Delivering the Goods - October/November - 2019

Dropping Out of 5th Gear… Yes, There’s an App for That

Recently, I was in Australia for a seminar presentation. During my time there, one of the shops told me about an intermittent problem they had with a 2012 Toyota Prado 150 series with a 3.0L diesel engine and an A750F 5-speed transmission.

For us here in the US, this vehicle would be akin to the Toyota 4runner. The complaint was that the transmission would drop out of 5th gear intermittently. It would still upshift and downshift 1st through 4th gears with no problem.

All intermittent problems are usually caused by something so simple we can tend to overlook it. So there are some routines you have to do first instead of last.

Let’s start with scanning the system. The only code present revealed a memory fault for the passenger front window. Realizing that obscure codes can sometimes cause strange problems, the code needed to be addressed. The window motor learn process was performed and the code was cleared. A test drive showed that the issue was still there, so further testing was necessary.

While performing the test drive, when the fault occurred, the cruise control “ready” light would go out (figure 1). Depressing the cruise control master switch did not cause the cruise control “ready” light to come back on. The vehicle had to be turned off for at least 10 seconds and then restarted to allow the cruise control master switch to function again.

Looking at the system wiring, the cruise control input is the APP (Accelerator Pedal Position Sensor). The vehicle was driving a little sluggish at times, but it would accelerate and shift into every other gear. So, it would seem there isn’t an issue there…it would seem.

Knowing this concern is intermittent, the best way to address the concern is data stream or recording the test drive. The shop didn’t have access to this type of scan tool so they contacted one of their guys at the local Toyota dealership. One of their technicians used the Techstream factory scan tool during the test drive. As with all intermittent concerns, it either happens or it doesn’t. Unfortunately, during this test drive it didn’t act up.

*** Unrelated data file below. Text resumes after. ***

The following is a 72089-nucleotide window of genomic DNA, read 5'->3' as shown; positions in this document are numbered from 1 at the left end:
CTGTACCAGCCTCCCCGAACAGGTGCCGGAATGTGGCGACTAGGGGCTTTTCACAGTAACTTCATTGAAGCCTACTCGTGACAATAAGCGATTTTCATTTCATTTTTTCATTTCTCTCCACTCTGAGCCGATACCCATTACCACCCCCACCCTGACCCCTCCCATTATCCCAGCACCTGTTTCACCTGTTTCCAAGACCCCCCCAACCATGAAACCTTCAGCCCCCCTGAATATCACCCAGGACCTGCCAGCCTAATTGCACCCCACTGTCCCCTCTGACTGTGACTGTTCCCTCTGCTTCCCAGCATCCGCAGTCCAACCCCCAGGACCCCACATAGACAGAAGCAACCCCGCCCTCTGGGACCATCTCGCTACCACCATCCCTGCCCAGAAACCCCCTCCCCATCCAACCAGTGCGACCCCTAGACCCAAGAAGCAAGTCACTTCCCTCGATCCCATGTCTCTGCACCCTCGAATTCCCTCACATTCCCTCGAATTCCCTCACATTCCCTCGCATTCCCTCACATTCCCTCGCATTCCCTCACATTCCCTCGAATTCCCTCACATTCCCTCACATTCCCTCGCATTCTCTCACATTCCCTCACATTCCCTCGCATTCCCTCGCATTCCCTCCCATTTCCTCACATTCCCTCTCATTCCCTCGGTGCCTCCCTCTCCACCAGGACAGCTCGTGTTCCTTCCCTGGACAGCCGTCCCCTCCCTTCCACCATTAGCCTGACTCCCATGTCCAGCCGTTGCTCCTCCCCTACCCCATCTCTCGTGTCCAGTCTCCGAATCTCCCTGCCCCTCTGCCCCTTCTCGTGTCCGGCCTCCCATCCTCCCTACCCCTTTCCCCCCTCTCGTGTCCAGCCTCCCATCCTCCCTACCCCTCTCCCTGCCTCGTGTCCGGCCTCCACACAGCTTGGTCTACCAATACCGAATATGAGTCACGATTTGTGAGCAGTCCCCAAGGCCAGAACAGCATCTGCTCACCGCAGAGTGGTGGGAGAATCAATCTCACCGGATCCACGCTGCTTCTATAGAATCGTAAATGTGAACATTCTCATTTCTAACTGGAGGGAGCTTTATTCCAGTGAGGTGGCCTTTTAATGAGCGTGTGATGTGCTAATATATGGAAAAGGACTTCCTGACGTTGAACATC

Reluctantly, the vehicle was delivered back into the hands of the owner. The customer drove the car for the next couple of weeks. He reported that some days it would drive well and others it would continually fault. Finally the fault started to happen more often and they were able to capture it on movie!

The drive was about 30 kilometers with lots of medium speed swooping bends. The vehicle would always fault on a left-hand bend. With the Techstream scan tool connected, the vehicle was driven, the fault was duplicated, and a movie was recorded within a 10-kilometer test drive.

After retrieving the movie they were able to place markers on the movie when the fault occurred. After a close analysis of the data, they were able to see through the graphing function of the scan tool that the APP (Accelerator Pedal Position Sensor) data was not correct (figure 2).

Like most drive-by-wire throttle systems, Toyota uses two, redundant accelerator pedal sensors. The signal data output from the sensors should mirror each other. If they disagree, the system is designed to respond quickly, since the wrong reading could cause unintended acceleration. In this case, the movie of the fault revealed that most of the time, the two sensor signals did mirror each other. However, on occasion the signals would separate (figure 3). The times where the signals separated coincide with the vehicle falling out of 5th gear.

To verify this without committing to a new, dealer part, we used a test accelerator pedal position sensor from another similar vehicle. After a 40-kilometer road test, it was confirmed that the symptom was completely gone. It was also observed that the vehicle felt more responsive and the transmission shifts felt sharper.

After about 4 months of chasing this issue, one final test needed to be performed to completely convince everyone that the problem was, indeed, the accelerator pedal sensor. The original part was re-installed, and the vehicle was test driven. The complaint returned!

A new accelerator pedal sensor assembly was installed (figure 4). The vehicle was driven a final time to verify the repair and the vehicle was delivered to the customer. The patience of the customer and the tenacity of the shop to find and fix the root-cause problem paid off.

This case is proof positive that we no longer diagnose only transmissions, but now we diagnose powertrain systems in an effort to find root-cause issues. Ask the vehicle “why” by using as many tools as necessary to accurately get answers from the vehicle. By questioning input and output data in its raw state, we can find the most difficult issues!

A special thanks to Ivan Reck of Kennedy Automatics & Power Steering, Mackay, Queensland, Australia.